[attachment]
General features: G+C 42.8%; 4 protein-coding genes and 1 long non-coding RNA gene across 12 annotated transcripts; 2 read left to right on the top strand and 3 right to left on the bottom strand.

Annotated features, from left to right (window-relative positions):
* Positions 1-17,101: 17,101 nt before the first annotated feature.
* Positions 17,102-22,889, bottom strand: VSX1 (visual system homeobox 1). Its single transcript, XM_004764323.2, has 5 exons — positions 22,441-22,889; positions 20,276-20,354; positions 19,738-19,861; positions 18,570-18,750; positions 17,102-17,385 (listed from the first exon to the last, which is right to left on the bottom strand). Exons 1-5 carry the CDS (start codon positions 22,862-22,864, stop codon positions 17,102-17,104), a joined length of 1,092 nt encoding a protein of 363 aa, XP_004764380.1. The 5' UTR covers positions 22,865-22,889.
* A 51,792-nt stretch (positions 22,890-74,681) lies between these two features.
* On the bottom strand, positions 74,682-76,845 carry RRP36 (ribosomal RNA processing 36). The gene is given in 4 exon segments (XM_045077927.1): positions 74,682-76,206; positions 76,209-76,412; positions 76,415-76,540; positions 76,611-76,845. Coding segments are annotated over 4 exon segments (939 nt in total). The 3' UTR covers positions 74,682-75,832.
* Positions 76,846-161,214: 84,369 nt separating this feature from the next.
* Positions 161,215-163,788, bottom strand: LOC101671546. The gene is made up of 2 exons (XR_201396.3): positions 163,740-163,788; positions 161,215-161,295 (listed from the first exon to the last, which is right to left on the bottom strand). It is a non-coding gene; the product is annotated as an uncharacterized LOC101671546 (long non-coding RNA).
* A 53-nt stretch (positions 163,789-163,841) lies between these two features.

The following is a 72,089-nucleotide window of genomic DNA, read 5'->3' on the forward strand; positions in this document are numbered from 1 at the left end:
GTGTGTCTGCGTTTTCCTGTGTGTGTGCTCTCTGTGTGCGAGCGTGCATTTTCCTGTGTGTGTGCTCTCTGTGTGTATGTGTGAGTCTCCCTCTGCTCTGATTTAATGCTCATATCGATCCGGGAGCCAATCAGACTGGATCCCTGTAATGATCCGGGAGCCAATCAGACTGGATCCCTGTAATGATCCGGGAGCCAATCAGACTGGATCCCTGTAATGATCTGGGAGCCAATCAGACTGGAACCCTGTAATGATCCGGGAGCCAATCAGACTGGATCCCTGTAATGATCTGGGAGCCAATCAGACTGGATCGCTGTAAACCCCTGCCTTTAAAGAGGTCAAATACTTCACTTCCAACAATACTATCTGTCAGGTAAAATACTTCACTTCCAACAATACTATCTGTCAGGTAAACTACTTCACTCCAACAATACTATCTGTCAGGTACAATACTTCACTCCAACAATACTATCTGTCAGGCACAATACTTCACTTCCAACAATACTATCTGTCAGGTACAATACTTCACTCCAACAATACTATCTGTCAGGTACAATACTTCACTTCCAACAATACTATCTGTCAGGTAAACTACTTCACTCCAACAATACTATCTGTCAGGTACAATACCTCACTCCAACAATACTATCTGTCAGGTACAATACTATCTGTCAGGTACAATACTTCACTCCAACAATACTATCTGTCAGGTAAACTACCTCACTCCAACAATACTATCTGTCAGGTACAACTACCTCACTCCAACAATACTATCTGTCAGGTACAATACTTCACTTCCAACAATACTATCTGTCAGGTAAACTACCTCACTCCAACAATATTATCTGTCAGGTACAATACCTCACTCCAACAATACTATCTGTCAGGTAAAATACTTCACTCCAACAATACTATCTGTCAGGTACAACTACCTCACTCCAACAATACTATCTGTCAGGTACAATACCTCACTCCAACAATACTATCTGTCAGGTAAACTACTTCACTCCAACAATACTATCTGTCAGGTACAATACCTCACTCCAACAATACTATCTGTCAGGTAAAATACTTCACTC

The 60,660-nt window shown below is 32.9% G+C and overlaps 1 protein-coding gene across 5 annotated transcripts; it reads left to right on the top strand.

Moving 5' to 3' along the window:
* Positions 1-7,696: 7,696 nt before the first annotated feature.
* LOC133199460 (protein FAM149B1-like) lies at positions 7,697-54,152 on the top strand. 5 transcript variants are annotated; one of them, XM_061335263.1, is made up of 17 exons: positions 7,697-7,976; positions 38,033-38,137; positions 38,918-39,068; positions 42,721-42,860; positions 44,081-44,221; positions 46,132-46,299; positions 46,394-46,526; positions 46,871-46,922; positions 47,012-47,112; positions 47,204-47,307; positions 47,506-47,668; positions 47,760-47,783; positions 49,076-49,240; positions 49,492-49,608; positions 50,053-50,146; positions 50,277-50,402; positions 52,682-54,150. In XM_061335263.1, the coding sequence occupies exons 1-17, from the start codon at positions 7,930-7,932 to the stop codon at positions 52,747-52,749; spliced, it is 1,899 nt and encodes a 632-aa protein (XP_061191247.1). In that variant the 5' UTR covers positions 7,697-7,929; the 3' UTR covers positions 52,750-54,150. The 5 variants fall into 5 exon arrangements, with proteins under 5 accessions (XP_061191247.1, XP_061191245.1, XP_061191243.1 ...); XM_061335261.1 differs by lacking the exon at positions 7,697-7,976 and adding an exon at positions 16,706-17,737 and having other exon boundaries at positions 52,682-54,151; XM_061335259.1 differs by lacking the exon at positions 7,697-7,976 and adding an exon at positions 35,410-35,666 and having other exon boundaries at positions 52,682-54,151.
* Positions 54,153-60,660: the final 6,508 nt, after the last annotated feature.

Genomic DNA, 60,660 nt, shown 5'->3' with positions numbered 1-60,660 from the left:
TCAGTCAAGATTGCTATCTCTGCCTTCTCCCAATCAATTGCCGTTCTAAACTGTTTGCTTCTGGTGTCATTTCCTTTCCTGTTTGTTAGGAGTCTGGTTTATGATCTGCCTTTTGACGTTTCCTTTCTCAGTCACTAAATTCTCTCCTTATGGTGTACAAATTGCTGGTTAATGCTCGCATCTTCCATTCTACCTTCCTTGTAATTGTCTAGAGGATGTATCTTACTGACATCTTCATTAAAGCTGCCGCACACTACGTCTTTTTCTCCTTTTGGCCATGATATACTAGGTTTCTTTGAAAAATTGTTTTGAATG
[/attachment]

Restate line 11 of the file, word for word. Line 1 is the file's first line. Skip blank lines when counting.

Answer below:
GTGTGTCTGCGTTTTCCTGTGTGTGTGCTCTCTGTGTGCGAGCGTGCATTTTCCTGTGTGTGTGCTCTCTGTGTGTATGTGTGAGTCTCCCTCTGCTCTGATTTAATGCTCATATCGATCCGGGAGCCAATCAGACTGGATCCCTGTAATGATCCGGGAGCCAATCAGACTGGATCCCTGTAATGATCCGGGAGCCAATCAGACTGGATCCCTGTAATGATCTGGGAGCCAATCAGACTGGAACCCTGTAATGATCCGGGAGCCAATCAGACTGGATCCCTGTAATGATCTGGGAGCCAATCAGACTGGATCGCTGTAAACCCCTGCCTTTAAAGAGGTCAAATACTTCACTTCCAACAATACTATCTGTCAGGTAAAATACTTCACTTCCAACAATACTATCTGTCAGGTAAACTACTTCACTCCAACAATACTATCTGTCAGGTACAATACTTCACTCCAACAATACTATCTGTCAGGCACAATACTTCACTTCCAACAATACTATCTGTCAGGTACAATACTTCACTCCAACAATACTATCTGTCAGGTACAATACTTCACTTCCAACAATACTATCTGTCAGGTAAACTACTTCACTCCAACAATACTATCTGTCAGGTACAATACCTCACTCCAACAATACTATCTGTCAGGTACAATACTATCTGTCAGGTACAATACTTCACTCCAACAATACTATCTGTCAGGTAAACTACCTCACTCCAACAATACTATCTGTCAGGTACAACTACCTCACTCCAACAATACTATCTGTCAGGTACAATACTTCACTTCCAACAATACTATCTGTCAGGTAAACTACCTCACTCCAACAATATTATCTGTCAGGTACAATACCTCACTCCAACAATACTATCTGTCAGGTAAAATACTTCACTCCAACAATACTATCTGTCAGGTACAACTACCTCACTCCAACAATACTATCTGTCAGGTACAATACCTCACTCCAACAATACTATCTGTCAGGTAAACTACTTCACTCCAACAATACTATCTGTCAGGTACAATACCTCACTCCAACAATACTATCTGTCAGGTAAAATACTTCACTC